The poems found in both Miller and Bernos de Gasztold point, inevitably, to the Book of Job. Having lost his family, servants and flocks to God’s implacable power, he curses “the day in which I was born,” a curse that unfolds in the twenty-five verses of chapter four. This provokes Job’s friends to remonstrance and debate: another thirty-three chapters exploring anticipating such debates in the ensuing millenia. Finally – we are now in ch. 38, in which God challenges both Job and his friends, asking:

Who is this who gives dark counsel, with words, without knowledge?
Now gird your loins like a man, and I will ask you and [you] tell Me:
Where were you when I founded the earth? Tell me if you know understanding.
Who placed its measures if you know, or who extended a line over it?
On what were its sockets sunk, or who laid its cornerstone?

Who came to meet Me? I will pay [his reward]. Everything under the heavens is Mine.

In the end, Job praises God and is rewarded for his faith with an even larger household and flock. In our time, this is a hard text to bear. Those who actually suffer get no direct response from God, and material rewards for faith are as rare as multimillion dollar lottery wins. It is fitting that Miller and Bernos de Gasztold refuse to rely on a deus ex machina that will swoop in to rescue believers from the existence of evils, a central question which, in Christian theology, goes by the name of theodicy.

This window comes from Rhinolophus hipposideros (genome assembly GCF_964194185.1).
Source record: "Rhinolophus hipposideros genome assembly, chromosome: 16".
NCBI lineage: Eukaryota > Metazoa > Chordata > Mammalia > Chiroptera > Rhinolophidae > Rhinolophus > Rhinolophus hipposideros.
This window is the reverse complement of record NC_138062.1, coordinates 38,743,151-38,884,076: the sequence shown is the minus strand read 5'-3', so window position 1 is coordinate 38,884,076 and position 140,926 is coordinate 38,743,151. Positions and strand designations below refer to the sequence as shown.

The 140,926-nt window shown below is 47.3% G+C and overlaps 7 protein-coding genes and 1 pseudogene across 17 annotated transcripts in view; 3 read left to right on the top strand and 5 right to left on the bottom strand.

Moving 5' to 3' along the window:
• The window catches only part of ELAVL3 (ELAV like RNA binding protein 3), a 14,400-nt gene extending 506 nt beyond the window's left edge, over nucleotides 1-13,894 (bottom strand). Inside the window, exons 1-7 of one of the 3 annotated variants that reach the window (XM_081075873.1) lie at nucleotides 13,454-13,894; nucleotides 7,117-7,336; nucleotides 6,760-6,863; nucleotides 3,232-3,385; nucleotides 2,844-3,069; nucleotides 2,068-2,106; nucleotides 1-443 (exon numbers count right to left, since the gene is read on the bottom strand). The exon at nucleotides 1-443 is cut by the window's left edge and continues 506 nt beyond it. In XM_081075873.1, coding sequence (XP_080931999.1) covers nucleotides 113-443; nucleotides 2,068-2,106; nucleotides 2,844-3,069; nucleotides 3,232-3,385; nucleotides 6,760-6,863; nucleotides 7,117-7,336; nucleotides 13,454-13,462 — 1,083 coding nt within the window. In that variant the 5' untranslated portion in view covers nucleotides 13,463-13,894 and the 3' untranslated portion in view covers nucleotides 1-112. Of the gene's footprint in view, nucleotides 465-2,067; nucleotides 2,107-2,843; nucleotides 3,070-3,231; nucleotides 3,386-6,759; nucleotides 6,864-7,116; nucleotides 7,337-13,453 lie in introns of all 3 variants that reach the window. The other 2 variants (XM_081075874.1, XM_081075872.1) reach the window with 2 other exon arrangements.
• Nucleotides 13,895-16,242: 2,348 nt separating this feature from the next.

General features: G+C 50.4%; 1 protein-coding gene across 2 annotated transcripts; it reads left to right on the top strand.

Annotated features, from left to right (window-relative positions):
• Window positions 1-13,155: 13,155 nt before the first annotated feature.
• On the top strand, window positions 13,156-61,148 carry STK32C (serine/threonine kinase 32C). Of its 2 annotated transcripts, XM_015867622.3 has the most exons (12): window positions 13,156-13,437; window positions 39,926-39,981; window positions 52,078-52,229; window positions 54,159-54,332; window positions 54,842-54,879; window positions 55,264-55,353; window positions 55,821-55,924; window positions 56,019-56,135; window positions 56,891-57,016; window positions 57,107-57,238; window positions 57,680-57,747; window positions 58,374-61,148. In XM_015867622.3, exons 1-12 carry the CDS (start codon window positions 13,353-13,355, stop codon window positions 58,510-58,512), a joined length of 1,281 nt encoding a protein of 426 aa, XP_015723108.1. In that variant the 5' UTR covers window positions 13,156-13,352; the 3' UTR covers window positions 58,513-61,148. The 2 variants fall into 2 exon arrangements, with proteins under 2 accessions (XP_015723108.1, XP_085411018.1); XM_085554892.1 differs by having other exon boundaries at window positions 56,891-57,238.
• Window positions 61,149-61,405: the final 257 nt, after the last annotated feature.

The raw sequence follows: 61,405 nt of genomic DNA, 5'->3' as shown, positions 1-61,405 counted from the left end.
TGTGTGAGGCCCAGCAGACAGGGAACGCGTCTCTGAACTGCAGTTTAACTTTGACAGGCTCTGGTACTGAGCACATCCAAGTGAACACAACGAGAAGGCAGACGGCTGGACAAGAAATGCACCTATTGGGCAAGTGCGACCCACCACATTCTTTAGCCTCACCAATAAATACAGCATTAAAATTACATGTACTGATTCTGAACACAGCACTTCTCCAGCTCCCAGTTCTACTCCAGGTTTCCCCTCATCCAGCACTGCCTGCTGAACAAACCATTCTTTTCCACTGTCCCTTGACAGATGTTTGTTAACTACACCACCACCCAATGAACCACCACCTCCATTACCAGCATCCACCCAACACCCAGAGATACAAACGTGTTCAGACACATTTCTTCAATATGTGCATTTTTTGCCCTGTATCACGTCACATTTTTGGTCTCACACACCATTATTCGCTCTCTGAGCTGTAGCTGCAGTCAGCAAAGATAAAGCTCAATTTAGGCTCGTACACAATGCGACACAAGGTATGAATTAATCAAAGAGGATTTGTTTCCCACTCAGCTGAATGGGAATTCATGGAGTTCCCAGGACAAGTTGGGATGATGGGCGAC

I stand a hair’s-breadth from atheism, and at one point in my life, I would have found in these poems support for a former hostility to all religion. No more. A God whose reasons are beyond are ken may be deeply unsatisfying, but is hardly less so than saying, for instance, that human selfishness and sadism are merely consequences of psychological disturbances or (worse) evolutionary necessity. The problem of evil idoesn’t disappear just because God doesn’t exist. In some ways, it becomes more pressing and difficult, not least because it becomes harder to name evil. We have to invent our own names for it, we are not reliable accusers.

Miller’s poems do make two unwarranted assumptions. The first is that condemned would utter God’s name. In the Holocaust particularly, the dead included Socialists, Communists, libertarians, and a whole range of cultural secularists. Second, even the religious might not blameGod. As Martin Buber remarked in The Way of Man, there were Chassids who went to their deaths intoning niggunim, the wordless songs of praise and joy that emerged in 18thcentury Jewish renewal. As for enslaved Africans, some few may have been Christians, particularly the Catholic Congolese. The majority, though, worshipped in indigenous traditions or were Muslim.

These historical corrections are, of course, somewhat beside the point. To the extent that it’s possible to extract an argument from a collection of poems, his argument is about the nature of God and of God’s love. It is an incitement to a more thoughtful theology.

Tim Miller is a rare bird in American poetry, an echo of the mid-20thcentury Christian stoicism that has steadily retreated under the assault of pop culture, “prosperity Christianity” and other developments. Since the problem of evil is common across religious (and unreligious) lines, his work deserves a wide readership. Long may he write.